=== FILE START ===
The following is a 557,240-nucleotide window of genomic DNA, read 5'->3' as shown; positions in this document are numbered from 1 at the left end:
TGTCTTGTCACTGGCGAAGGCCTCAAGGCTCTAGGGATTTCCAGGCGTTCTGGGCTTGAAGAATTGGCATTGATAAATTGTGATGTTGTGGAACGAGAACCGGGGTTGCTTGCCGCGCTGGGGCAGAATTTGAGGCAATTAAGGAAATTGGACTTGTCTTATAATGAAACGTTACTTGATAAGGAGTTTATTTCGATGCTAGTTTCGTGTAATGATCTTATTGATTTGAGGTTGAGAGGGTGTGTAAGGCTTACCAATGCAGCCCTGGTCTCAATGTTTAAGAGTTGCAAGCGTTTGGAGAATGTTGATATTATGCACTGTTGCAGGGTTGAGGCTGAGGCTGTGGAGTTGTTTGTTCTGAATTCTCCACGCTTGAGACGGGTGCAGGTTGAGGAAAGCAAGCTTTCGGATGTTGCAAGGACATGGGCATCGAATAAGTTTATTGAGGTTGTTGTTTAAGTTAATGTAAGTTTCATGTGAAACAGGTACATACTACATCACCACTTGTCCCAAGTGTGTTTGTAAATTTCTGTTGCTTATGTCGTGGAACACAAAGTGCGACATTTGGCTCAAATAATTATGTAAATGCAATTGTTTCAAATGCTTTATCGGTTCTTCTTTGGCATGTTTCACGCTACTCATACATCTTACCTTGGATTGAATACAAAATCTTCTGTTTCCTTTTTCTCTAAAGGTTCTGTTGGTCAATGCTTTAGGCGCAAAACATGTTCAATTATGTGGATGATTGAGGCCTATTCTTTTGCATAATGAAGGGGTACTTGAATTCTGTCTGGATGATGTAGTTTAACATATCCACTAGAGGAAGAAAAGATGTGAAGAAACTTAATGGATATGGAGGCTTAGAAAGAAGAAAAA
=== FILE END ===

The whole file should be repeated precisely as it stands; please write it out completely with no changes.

The following is a 557,240-nucleotide window of genomic DNA, read 5'->3' as shown; positions in this document are numbered from 1 at the left end:
TGTCTTGTCACTGGCGAAGGCCTCAAGGCTCTAGGGATTTCCAGGCGTTCTGGGCTTGAAGAATTGGCATTGATAAATTGTGATGTTGTGGAACGAGAACCGGGGTTGCTTGCCGCGCTGGGGCAGAATTTGAGGCAATTAAGGAAATTGGACTTGTCTTATAATGAAACGTTACTTGATAAGGAGTTTATTTCGATGCTAGTTTCGTGTAATGATCTTATTGATTTGAGGTTGAGAGGGTGTGTAAGGCTTACCAATGCAGCCCTGGTCTCAATGTTTAAGAGTTGCAAGCGTTTGGAGAATGTTGATATTATGCACTGTTGCAGGGTTGAGGCTGAGGCTGTGGAGTTGTTTGTTCTGAATTCTCCACGCTTGAGACGGGTGCAGGTTGAGGAAAGCAAGCTTTCGGATGTTGCAAGGACATGGGCATCGAATAAGTTTATTGAGGTTGTTGTTTAAGTTAATGTAAGTTTCATGTGAAACAGGTACATACTACATCACCACTTGTCCCAAGTGTGTTTGTAAATTTCTGTTGCTTATGTCGTGGAACACAAAGTGCGACATTTGGCTCAAATAATTATGTAAATGCAATTGTTTCAAATGCTTTATCGGTTCTTCTTTGGCATGTTTCACGCTACTCATACATCTTACCTTGGATTGAATACAAAATCTTCTGTTTCCTTTTTCTCTAAAGGTTCTGTTGGTCAATGCTTTAGGCGCAAAACATGTTCAATTATGTGGATGATTGAGGCCTATTCTTTTGCATAATGAAGGGGTACTTGAATTCTGTCTGGATGATGTAGTTTAACATATCCACTAGAGGAAGAAAAGATGTGAAGAAACTTAATGGATATGGAGGCTTAGAAAGAAGAAAAA